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Image: U.S. President Trump departs Washington for travel to California from Joint Base Andrews, Maryland
President Donald Trump talks to reporters prior to boarding Air Force One as he departs Washington for campaign travel to California from Joint Base Andrews in Md., on Feb. 18, 2020.Kevin Lamarque / Reuters

What was the point of Trump's unexpected pardon spree?

Trump may want to anesthetize the public into thinking pardon abuses are normal now, opening the door to even more outrageous actions.


After Donald Trump granted a series of controversial pardons and clemency grants yesterday, GQ's Julia Ioffe summarized the questions on the minds of many.

"What is the point of all these pardons? Is it to own the libs or to show that rule of law is not something the United States is really interested in pursuing anymore? Or that the President likes bad boys? Maybe I'm naive, but I don't really get it."

There are a variety of possible explanations along these lines, including the ones Ioffe specifically referenced. For example, the White House's "own the libs" instincts -- in effect, doing outrageous things to enrage the left, simply because Republicans derive pleasure from enraging the left -- help explain a great deal of the president's actions.

Other explanations work, too. Maybe Trump was swayed by Fox News segments. Maybe the president decided to send a not-so-subtle signal to white-collar felons that he'll look out for those who are on his side. Maybe, in at least one case, Trump saw value in rewarding a Republican donor.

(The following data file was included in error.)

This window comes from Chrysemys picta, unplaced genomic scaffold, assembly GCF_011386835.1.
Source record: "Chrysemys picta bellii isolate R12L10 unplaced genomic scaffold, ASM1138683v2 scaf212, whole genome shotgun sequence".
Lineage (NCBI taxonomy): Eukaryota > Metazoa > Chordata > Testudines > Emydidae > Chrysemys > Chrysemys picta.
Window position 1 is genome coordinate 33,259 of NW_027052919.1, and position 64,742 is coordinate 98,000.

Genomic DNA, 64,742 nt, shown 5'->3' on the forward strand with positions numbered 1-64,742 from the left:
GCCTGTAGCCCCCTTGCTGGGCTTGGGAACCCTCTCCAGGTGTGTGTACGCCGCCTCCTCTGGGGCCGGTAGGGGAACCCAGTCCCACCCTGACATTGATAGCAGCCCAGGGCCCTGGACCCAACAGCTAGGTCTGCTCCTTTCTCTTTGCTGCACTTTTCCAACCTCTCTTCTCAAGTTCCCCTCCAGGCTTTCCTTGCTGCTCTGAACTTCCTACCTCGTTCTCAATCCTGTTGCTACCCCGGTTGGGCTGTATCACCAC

David Corn added another possible explanation to the mix yesterday, writing, "Trump's pardons are a big f-you to the prosecutors and FBI agents who worked long and hard on these cases -- and a signal to those who target subjects with ties to Trump that their efforts may be for naught. And that's the point." Maybe so.

But I'm also wondering about the president's interest in wearing down the public, inuring Americans by repeatedly abusing his pardon power. If Trump had spent the last three years exercising care and caution, judiciously granting pardons in responsible ways, only to suddenly start handing them out like candy to corrupt convicts with connections, a scandal would likely ensue.

But if Trump can anesthetize the public into thinking pardon abuses are normal now, and every example of him misusing his power starts to blur together into one ugly cloud of controversy, then it becomes that much easier for the president to abandon any remaining thoughts about appearance of propriety.

By this reasoning, Roger Stone can expect a pardon. So can Michael Flynn. Even Paul Manafort may go free. If so, the White House will want Americans, aware of the many other instances in which Trump has abused his pardon power, to shrug and say, "Well, there he goes again."

That would be the wrong reaction, of course, but it may be the one Team Trump is counting on.